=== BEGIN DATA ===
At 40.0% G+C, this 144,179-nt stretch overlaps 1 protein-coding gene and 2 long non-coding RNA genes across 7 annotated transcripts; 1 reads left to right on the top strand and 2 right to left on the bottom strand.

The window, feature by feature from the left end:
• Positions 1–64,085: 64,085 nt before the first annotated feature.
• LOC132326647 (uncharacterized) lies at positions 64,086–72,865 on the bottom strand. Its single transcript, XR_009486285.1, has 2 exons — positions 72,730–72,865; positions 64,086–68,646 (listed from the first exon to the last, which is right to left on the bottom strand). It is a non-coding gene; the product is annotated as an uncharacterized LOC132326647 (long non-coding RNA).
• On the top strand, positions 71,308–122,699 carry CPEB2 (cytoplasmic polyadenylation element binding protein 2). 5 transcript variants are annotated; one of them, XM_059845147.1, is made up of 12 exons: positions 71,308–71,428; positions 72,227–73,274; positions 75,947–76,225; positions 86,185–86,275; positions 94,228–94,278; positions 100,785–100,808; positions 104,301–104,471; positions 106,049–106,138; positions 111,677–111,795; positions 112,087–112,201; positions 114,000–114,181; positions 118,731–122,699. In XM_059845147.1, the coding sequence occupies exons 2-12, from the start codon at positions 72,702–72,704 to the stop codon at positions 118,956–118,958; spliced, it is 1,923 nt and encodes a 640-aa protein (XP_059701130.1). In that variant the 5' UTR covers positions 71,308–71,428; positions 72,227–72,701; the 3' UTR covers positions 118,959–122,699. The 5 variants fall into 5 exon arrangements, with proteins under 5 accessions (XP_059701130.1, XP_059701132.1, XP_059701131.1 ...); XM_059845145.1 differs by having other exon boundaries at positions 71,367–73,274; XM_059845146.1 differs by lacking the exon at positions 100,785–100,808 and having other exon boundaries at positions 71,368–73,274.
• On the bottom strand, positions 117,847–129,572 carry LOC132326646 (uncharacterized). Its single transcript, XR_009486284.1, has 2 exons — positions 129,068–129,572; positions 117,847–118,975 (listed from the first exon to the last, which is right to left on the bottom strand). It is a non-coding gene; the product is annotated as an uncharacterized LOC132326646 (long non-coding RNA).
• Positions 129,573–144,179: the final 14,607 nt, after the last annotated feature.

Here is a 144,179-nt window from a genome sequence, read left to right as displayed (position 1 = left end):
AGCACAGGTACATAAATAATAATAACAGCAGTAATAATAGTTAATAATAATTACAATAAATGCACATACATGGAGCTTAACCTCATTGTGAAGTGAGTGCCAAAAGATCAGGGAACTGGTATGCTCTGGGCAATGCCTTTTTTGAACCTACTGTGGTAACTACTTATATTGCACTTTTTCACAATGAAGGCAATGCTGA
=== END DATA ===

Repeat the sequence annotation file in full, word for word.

At 40.0% G+C, this 144,179-nt stretch overlaps 1 protein-coding gene and 2 long non-coding RNA genes across 7 annotated transcripts; 1 reads left to right on the top strand and 2 right to left on the bottom strand.

The window, feature by feature from the left end:
• Positions 1–64,085: 64,085 nt before the first annotated feature.
• LOC132326647 (uncharacterized) lies at positions 64,086–72,865 on the bottom strand. Its single transcript, XR_009486285.1, has 2 exons — positions 72,730–72,865; positions 64,086–68,646 (listed from the first exon to the last, which is right to left on the bottom strand). It is a non-coding gene; the product is annotated as an uncharacterized LOC132326647 (long non-coding RNA).
• On the top strand, positions 71,308–122,699 carry CPEB2 (cytoplasmic polyadenylation element binding protein 2). 5 transcript variants are annotated; one of them, XM_059845147.1, is made up of 12 exons: positions 71,308–71,428; positions 72,227–73,274; positions 75,947–76,225; positions 86,185–86,275; positions 94,228–94,278; positions 100,785–100,808; positions 104,301–104,471; positions 106,049–106,138; positions 111,677–111,795; positions 112,087–112,201; positions 114,000–114,181; positions 118,731–122,699. In XM_059845147.1, the coding sequence occupies exons 2-12, from the start codon at positions 72,702–72,704 to the stop codon at positions 118,956–118,958; spliced, it is 1,923 nt and encodes a 640-aa protein (XP_059701130.1). In that variant the 5' UTR covers positions 71,308–71,428; positions 72,227–72,701; the 3' UTR covers positions 118,959–122,699. The 5 variants fall into 5 exon arrangements, with proteins under 5 accessions (XP_059701130.1, XP_059701132.1, XP_059701131.1 ...); XM_059845145.1 differs by having other exon boundaries at positions 71,367–73,274; XM_059845146.1 differs by lacking the exon at positions 100,785–100,808 and having other exon boundaries at positions 71,368–73,274.
• On the bottom strand, positions 117,847–129,572 carry LOC132326646 (uncharacterized). Its single transcript, XR_009486284.1, has 2 exons — positions 129,068–129,572; positions 117,847–118,975 (listed from the first exon to the last, which is right to left on the bottom strand). It is a non-coding gene; the product is annotated as an uncharacterized LOC132326646 (long non-coding RNA).
• Positions 129,573–144,179: the final 14,607 nt, after the last annotated feature.

Here is a 144,179-nt window from a genome sequence, read left to right as displayed (position 1 = left end):
AGCACAGGTACATAAATAATAATAACAGCAGTAATAATAGTTAATAATAATTACAATAAATGCACATACATGGAGCTTAACCTCATTGTGAAGTGAGTGCCAAAAGATCAGGGAACTGGTATGCTCTGGGCAATGCCTTTTTTGAACCTACTGTGGTAACTACTTATATTGCACTTTTTCACAATGAAGGCAATGCTGA